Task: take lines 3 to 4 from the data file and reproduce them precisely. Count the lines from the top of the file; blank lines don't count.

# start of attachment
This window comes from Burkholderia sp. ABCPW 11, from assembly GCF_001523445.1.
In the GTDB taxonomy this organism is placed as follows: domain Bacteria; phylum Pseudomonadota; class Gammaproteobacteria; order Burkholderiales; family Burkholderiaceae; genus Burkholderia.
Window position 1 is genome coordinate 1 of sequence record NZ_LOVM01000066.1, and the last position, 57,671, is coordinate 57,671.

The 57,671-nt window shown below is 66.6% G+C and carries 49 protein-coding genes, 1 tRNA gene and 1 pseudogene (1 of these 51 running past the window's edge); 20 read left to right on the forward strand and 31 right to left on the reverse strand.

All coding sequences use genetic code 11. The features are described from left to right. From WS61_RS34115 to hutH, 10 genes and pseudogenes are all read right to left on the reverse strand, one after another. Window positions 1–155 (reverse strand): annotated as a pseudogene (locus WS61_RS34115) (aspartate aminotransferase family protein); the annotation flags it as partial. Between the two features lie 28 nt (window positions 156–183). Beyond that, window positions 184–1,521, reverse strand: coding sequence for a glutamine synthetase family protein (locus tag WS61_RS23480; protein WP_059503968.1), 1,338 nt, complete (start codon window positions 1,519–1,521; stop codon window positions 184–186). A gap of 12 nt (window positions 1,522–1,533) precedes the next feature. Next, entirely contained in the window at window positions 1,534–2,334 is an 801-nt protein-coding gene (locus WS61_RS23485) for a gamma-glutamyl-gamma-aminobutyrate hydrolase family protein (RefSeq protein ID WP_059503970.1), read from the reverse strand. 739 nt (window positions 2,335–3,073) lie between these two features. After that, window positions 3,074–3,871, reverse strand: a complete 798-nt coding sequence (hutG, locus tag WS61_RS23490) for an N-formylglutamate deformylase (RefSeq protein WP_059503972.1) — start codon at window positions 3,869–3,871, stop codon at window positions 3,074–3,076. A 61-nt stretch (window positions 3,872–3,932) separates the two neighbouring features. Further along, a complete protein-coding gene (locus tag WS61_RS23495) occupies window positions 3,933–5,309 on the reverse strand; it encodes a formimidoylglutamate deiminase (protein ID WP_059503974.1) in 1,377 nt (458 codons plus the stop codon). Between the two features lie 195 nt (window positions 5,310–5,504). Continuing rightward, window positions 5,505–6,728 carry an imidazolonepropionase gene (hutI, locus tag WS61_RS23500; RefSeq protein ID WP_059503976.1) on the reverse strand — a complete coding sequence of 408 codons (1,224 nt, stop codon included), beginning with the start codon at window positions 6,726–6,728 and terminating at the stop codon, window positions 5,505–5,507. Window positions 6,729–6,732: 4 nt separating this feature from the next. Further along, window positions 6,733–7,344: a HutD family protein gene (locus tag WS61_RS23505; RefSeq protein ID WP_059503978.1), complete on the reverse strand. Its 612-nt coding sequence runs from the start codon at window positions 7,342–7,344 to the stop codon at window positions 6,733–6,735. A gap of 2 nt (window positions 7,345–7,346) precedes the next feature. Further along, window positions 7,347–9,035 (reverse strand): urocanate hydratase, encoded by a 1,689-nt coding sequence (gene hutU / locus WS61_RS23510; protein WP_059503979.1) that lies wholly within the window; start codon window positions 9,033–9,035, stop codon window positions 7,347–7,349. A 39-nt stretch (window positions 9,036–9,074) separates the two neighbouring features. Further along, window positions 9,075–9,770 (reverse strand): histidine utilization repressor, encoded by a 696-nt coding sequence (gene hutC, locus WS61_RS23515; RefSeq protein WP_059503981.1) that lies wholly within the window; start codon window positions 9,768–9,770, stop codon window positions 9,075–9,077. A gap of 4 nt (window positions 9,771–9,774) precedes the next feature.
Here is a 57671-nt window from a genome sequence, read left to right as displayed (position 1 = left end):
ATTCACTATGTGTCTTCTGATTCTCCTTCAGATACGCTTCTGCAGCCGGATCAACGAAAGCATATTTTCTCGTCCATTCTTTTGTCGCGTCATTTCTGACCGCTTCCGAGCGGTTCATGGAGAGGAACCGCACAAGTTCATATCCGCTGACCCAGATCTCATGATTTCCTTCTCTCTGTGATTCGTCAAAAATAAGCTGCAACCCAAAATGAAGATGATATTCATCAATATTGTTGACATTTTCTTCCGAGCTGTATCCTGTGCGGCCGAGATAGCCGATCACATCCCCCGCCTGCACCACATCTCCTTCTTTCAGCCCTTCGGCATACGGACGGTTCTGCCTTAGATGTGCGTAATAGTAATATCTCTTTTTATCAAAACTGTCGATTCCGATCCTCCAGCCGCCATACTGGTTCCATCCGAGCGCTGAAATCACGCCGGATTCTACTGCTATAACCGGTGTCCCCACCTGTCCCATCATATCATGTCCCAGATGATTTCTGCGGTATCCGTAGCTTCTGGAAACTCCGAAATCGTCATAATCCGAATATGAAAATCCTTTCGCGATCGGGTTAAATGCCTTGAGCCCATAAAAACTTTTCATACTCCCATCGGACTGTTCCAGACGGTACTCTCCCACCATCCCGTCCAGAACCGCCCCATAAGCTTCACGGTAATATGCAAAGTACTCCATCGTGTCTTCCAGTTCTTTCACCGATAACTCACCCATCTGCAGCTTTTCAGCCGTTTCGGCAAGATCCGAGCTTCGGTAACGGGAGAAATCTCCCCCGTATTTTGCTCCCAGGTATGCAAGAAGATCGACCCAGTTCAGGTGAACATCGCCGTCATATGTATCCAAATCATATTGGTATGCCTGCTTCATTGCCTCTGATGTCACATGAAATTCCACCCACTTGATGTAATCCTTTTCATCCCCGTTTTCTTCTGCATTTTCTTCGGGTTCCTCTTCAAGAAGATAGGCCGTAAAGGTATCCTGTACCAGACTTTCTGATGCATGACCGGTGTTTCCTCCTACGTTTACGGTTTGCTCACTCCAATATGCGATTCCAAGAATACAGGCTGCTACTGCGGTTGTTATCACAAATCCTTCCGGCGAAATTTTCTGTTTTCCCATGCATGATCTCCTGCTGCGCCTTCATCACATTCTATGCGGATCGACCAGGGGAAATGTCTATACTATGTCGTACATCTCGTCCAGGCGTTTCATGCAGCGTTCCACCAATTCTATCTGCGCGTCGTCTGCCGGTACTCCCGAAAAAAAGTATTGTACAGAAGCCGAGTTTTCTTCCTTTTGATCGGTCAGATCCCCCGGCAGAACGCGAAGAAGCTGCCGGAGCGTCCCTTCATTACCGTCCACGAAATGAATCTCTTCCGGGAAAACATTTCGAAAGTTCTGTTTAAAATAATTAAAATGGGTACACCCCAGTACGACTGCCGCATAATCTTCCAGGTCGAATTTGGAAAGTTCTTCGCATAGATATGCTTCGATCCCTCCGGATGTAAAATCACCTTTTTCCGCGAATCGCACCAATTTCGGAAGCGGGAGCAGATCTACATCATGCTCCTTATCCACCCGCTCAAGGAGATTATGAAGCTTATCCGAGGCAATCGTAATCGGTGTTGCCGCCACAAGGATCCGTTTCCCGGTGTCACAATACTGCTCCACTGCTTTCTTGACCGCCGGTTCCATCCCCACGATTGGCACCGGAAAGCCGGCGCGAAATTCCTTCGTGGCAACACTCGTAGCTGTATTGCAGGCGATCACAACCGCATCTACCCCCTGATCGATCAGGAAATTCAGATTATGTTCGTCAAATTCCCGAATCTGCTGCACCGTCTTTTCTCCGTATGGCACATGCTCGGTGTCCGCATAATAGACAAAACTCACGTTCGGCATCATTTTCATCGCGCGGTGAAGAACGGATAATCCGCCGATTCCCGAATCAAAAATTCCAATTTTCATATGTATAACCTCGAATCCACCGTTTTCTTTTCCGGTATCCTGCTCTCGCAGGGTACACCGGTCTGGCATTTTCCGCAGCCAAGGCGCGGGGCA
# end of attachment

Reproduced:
Window position 1 is genome coordinate 1 of sequence record NZ_LOVM01000066.1, and the last position, 57,671, is coordinate 57,671.

The 57,671-nt window shown below is 66.6% G+C and carries 49 protein-coding genes, 1 tRNA gene and 1 pseudogene (1 of these 51 running past the window's edge); 20 read left to right on the forward strand and 31 right to left on the reverse strand.